02:57 It'll be usually less than 40 mg/dL in at least 60% of individuals.

    03:03 And if you compare the spinal fluid glucose to the serum glucose, it's less than 31% of the corresponding serum glucose.

    03:16 And oftentimes, it's less than 18 mg/dL.

    03:20 It's usually very low.

    03:22 And if it's that low, it's going to be highly predictive of bacterial meningitis.

    03:30 The protein is usually elevated, sometimes quite elevated to 500 mg/dL And a Gram stain of spinal fluid is essential.

    03:42 And you'll find that it's positive.

    03:44 It'll predict what you need to treat with in 60% to 90% of patients.

    03:50 You can choose antibiotics on the basis of the Gram stain findings.

    03:55 We also can test for bacterial antigens.

    04:00 And the best use of it is when somebody's been given prior antibiotics.

    04:05 The bacterial antigens may still be around, even though the bugs have been partially killed.

    04:11 And so, it's used when the Gram stain is negative.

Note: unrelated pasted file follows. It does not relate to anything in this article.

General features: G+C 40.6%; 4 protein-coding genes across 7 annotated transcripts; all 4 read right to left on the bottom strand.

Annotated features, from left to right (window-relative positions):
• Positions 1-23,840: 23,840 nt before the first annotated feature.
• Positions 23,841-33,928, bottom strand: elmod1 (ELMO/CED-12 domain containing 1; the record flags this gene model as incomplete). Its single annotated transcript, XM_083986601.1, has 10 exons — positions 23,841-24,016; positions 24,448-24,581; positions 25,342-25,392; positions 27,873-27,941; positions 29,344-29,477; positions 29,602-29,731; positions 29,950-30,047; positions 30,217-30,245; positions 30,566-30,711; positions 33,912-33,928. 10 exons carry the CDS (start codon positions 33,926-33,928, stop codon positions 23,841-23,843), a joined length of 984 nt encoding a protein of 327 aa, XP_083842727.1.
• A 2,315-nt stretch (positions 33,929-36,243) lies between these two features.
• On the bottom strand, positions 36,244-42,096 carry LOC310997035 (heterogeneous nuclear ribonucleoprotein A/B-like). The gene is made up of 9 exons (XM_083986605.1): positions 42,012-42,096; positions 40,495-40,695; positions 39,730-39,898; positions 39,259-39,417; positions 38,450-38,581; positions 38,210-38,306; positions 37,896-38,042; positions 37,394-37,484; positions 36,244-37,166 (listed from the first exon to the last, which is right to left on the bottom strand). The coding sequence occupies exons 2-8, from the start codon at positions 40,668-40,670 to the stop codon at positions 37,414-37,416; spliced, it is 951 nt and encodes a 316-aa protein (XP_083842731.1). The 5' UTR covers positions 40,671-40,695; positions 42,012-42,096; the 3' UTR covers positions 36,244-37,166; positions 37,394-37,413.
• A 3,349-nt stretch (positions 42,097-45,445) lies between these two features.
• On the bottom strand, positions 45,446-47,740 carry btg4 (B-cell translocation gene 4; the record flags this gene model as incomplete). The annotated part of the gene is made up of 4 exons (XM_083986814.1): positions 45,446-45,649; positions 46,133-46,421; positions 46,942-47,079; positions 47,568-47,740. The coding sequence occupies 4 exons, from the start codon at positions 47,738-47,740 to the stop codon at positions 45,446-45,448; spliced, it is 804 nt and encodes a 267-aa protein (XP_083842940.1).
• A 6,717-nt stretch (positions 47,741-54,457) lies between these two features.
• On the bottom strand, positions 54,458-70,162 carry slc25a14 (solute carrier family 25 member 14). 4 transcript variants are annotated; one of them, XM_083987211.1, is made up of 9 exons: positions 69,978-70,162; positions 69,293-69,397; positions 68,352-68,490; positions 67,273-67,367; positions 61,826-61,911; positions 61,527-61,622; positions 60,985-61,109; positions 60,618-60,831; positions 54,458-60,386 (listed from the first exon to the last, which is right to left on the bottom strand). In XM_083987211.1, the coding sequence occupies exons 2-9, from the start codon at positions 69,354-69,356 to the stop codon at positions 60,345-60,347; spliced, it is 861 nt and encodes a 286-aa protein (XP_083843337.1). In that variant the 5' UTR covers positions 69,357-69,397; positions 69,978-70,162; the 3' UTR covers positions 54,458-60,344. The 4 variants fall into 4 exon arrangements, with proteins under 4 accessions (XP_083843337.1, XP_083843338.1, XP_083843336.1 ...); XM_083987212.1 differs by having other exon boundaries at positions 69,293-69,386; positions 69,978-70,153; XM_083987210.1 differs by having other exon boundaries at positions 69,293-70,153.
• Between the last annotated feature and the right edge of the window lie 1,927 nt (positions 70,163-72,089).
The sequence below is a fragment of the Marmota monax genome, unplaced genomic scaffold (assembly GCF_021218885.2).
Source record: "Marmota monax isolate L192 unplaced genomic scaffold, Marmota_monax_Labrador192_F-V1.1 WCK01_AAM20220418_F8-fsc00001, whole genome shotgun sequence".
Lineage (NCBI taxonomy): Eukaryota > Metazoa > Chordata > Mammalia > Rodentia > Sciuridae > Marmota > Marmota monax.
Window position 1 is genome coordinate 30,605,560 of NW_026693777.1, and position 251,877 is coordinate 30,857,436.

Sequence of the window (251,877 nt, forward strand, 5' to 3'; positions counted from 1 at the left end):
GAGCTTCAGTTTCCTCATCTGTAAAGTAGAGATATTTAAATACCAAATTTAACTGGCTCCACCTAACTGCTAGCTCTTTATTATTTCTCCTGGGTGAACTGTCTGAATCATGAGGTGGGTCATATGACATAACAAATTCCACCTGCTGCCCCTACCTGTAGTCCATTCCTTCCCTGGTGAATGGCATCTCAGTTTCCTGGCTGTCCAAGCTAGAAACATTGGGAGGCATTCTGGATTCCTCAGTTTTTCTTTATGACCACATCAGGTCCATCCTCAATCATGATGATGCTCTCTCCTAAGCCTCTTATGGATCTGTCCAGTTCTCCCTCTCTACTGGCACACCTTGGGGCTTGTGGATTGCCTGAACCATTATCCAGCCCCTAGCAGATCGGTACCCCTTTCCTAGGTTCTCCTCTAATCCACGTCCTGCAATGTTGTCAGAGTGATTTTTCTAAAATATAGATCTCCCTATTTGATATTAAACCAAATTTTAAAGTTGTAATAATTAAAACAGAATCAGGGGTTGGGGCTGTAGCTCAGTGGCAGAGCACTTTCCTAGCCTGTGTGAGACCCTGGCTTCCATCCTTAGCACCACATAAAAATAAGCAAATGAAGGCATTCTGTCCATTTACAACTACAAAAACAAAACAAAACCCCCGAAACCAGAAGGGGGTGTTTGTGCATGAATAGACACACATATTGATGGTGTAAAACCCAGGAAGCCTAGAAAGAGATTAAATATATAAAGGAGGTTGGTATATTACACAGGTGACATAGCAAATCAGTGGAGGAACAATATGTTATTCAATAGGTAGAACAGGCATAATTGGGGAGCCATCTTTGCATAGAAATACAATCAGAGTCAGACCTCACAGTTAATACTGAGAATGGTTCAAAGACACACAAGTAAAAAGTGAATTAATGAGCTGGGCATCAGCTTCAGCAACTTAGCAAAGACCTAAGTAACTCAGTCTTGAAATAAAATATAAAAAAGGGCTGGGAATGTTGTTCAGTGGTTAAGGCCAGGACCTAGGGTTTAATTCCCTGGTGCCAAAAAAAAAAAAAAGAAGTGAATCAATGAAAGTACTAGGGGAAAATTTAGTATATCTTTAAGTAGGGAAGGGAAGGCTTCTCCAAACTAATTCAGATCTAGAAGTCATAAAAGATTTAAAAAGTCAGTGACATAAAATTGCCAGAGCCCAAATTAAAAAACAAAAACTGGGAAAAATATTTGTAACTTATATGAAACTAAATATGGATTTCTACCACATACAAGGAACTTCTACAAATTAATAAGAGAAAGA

04:16 Unfortunately, it's not particularly helpful to do bacterial antigens in urine or serum in patients with bacterial meningitis.

    04:28 Now, I did mention that spinal fluid should be examined in everybody who's got a suspicion of meningitis, but there are certain physical findings that may have – make you delay doing a lumbar puncture because if the patient has evidence of increased intracranial pressure, you may kill them with a lumbar puncture.

    04:52 Because if they have markedly elevated intracranial pressure, if you do a lumbar puncture and relieve some of that pressure below, they may actually herniate, and so the herniation can kill them.

    05:09 So, what you need to do is, if you think there is clinical evidence of an increased intracranial pressure, you need to verify that with imaging.

    05:20 And so, you have to delay therefore your examination of spinal fluid.

    05:27 As I mentioned, a spinal fluid Gram stain is always indicated.

    05:31 It has that reasonable sensitivity.

    05:34 And you're looking for evidence of what to treat.

    05:39 Is it the pneumococcus where you find Gram-positive diplococci along with a lot of neutrophils? Is it Haemophilus influenzae, a very pleomorphic Gram-negative coccobacillus? Or is it that classic Neisseria meningitidis? Or is it Listeria monocytogenes, which are small Gram-positive rods? And the value of the Gram stain is that it suggests an etiology before your cultures come back.